Pediatric Absence of Vagina or Inadequate Vaginal Length

Pediatric Absence of Vagina or Inadequate Vaginal Length

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Summary

Certain congenital (present at birth) conditions in females lead to an absent vagina or a vagina that is not adequate for sexual function, and may not permit menstruation.

Expanded overview

It's quite rare for a female to be born with an absent or inadequate vagina — about 1 in every 5,000 to 7,000. Several rare conditions lead to either an absent vagina or a vagina that is not deep enough for sexual function.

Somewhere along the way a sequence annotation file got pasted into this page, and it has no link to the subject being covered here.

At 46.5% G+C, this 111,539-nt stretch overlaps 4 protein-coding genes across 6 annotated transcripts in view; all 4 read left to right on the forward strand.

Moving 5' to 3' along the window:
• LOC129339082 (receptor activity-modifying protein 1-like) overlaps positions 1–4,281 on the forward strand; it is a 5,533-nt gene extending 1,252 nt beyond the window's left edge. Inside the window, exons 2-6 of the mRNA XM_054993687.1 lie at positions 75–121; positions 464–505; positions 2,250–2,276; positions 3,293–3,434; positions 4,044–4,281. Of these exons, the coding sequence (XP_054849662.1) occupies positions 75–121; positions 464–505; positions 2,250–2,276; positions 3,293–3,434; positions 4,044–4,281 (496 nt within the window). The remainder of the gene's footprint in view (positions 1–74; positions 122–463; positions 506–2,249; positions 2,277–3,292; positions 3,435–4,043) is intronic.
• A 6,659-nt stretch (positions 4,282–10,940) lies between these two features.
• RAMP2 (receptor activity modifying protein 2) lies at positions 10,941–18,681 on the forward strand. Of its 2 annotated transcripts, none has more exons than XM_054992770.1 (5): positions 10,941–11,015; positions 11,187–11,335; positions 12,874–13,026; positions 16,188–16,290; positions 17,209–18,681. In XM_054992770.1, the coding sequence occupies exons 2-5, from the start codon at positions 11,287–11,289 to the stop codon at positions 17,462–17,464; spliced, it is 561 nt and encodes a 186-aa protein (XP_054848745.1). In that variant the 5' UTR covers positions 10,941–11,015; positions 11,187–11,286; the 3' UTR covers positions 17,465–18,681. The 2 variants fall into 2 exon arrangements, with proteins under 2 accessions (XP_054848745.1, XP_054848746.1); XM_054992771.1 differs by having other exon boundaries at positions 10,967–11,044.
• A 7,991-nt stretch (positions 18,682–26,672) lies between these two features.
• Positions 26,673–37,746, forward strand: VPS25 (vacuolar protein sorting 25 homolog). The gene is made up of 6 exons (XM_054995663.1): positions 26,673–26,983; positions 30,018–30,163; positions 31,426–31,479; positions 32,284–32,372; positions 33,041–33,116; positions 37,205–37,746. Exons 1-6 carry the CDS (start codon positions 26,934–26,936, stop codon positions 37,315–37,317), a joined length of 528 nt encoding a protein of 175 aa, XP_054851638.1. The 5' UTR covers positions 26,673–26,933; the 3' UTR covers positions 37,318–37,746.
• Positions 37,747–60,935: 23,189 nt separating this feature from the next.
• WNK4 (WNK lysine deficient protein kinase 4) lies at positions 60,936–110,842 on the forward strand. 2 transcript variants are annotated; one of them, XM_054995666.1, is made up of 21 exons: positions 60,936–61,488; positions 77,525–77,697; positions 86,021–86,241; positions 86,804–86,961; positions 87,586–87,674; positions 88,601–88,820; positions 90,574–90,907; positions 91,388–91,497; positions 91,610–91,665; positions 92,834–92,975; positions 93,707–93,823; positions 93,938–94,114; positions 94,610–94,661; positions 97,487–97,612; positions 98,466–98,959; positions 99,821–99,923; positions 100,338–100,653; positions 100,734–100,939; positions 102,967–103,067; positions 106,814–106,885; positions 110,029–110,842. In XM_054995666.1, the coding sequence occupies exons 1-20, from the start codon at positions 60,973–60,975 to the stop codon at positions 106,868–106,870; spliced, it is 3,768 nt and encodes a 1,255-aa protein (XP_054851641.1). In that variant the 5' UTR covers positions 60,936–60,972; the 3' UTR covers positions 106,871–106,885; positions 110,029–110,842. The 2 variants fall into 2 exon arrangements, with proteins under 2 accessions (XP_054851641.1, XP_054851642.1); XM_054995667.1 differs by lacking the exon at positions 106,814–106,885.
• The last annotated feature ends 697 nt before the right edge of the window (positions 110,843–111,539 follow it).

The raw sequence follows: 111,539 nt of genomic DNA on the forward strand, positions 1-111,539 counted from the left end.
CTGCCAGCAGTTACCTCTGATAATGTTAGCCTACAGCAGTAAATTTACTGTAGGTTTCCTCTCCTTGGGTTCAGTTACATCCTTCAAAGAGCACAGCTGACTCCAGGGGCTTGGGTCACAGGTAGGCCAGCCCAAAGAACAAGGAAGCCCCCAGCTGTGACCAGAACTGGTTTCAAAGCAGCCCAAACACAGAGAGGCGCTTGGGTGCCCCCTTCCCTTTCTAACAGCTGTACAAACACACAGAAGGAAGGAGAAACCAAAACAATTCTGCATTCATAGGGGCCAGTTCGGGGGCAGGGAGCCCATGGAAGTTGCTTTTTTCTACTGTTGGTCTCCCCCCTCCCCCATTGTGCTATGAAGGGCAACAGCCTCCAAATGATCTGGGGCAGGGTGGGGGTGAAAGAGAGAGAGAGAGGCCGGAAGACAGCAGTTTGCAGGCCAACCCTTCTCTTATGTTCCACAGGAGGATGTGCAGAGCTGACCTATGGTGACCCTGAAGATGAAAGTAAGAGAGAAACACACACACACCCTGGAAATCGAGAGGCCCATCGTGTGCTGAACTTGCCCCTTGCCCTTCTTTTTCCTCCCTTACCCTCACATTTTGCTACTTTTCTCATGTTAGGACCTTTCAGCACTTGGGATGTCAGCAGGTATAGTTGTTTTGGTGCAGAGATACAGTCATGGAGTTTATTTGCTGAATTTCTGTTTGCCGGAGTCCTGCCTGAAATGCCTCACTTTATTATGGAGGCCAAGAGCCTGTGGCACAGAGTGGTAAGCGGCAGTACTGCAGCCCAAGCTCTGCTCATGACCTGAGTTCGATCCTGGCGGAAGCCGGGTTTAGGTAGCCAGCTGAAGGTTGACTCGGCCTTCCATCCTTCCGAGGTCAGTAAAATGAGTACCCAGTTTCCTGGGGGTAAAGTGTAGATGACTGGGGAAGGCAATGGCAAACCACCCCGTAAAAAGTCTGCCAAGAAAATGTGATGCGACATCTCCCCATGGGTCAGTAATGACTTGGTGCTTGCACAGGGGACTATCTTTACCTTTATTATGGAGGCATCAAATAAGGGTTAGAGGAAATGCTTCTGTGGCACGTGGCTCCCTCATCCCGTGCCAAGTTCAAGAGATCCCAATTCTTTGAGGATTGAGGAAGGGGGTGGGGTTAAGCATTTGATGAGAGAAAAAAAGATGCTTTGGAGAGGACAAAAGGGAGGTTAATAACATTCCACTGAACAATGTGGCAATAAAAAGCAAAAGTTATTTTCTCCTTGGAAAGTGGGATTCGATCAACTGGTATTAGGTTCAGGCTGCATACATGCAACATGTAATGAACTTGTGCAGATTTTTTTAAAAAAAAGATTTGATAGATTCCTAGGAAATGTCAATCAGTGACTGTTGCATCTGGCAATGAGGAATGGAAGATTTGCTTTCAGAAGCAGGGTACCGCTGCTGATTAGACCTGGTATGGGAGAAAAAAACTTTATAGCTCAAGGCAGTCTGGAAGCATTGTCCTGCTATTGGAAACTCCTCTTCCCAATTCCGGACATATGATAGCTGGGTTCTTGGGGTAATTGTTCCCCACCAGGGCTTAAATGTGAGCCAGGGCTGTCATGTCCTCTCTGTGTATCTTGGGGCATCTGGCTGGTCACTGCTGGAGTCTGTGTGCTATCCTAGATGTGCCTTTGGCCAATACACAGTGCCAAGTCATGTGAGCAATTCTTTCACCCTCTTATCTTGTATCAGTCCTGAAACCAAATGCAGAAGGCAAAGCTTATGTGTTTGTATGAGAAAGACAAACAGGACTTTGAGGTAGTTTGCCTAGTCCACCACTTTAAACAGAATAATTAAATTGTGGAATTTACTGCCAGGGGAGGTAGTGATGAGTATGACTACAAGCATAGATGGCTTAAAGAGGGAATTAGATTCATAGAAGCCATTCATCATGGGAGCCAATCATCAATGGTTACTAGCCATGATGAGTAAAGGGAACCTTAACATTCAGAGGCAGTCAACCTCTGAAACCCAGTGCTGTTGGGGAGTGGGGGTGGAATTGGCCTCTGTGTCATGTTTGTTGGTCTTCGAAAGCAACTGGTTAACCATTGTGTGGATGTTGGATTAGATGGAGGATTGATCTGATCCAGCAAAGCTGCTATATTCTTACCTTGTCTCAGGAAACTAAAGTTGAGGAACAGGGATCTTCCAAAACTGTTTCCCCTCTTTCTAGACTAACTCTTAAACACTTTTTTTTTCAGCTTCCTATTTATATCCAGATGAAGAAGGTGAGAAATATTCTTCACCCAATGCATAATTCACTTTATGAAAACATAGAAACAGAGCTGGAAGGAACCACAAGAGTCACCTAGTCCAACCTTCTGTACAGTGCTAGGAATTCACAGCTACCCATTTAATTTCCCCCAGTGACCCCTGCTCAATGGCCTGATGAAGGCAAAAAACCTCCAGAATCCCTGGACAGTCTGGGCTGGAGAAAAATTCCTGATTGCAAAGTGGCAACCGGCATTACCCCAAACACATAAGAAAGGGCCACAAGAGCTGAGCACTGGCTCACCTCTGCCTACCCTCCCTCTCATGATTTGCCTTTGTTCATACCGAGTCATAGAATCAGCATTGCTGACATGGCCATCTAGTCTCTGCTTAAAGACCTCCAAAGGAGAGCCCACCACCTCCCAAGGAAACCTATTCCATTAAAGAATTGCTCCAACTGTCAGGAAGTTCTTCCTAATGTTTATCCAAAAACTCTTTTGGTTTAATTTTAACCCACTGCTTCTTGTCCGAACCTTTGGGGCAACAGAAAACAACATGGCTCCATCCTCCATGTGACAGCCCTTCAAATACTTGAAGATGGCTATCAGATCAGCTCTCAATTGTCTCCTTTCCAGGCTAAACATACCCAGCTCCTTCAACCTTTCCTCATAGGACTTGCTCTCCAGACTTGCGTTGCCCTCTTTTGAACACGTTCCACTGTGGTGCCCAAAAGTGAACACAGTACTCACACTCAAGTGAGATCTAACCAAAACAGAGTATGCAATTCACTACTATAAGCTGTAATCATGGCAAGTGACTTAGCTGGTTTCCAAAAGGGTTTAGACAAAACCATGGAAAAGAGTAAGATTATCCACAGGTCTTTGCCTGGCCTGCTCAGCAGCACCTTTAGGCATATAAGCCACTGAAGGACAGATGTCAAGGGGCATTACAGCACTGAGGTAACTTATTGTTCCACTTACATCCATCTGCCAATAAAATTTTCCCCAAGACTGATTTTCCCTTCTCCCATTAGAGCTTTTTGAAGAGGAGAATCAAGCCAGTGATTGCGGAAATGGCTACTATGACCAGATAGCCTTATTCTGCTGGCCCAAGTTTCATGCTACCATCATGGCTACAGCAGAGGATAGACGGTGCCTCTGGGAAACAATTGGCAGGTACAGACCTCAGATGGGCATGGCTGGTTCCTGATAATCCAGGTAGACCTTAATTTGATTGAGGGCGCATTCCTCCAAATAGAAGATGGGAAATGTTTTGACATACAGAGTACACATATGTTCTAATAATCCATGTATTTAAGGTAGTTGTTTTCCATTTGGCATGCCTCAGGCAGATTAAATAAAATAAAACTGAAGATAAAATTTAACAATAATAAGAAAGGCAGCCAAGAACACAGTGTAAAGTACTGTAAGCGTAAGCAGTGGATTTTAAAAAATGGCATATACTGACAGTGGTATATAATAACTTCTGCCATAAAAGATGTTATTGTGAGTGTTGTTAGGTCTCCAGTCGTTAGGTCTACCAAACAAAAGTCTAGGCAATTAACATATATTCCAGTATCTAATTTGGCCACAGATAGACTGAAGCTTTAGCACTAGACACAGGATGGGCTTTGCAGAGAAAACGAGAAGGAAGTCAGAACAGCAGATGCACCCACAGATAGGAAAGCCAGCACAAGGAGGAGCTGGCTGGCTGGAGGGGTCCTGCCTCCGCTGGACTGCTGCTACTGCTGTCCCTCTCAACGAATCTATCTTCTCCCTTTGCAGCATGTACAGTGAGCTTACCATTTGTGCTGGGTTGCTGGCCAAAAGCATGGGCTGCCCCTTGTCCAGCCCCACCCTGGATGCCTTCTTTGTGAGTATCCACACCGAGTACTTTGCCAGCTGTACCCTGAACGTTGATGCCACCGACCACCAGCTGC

Causes

Conditions that can lead to an absence of vagina or inadequate vaginal length include:

  • Mayer-Rokitansky-Küster-Hauser syndrome – condition in which the vagina did not develop while the female baby was developing in the mother's womb.
  • Vaginal agenesis – rare disorder in which the vagina doesn’t develop and the uterus may only partially develop (if at all).
  • Vaginal atresia – condition in which the vagina is abnormally closed or absent.

Symptoms

Symptoms of these conditions often go unnoticed until girls reach puberty (between the ages of 10 and 14 for females*.) Symptoms include:

  • Teenaged female who hasn't yet menstruated
  • Monthly cramping and/or abdominal pain without having a period

Treatment

*Age of puberty is middle childhood to teenage years as defined by the Center for Disease Control (CDC).

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